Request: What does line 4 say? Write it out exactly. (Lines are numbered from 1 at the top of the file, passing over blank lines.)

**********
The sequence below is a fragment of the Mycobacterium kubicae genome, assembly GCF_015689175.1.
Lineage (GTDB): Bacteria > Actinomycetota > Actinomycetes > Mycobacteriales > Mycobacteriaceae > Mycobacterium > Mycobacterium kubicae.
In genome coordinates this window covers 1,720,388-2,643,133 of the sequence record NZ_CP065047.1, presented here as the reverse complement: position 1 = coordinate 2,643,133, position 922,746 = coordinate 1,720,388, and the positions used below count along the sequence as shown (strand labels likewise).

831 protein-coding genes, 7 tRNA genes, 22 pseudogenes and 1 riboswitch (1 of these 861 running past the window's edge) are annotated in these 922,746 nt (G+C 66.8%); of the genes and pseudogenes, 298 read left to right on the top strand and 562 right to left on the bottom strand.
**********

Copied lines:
831 protein-coding genes, 7 tRNA genes, 22 pseudogenes and 1 riboswitch (1 of these 861 running past the window's edge) are annotated in these 922,746 nt (G+C 66.8%); of the genes and pseudogenes, 298 read left to right on the top strand and 562 right to left on the bottom strand.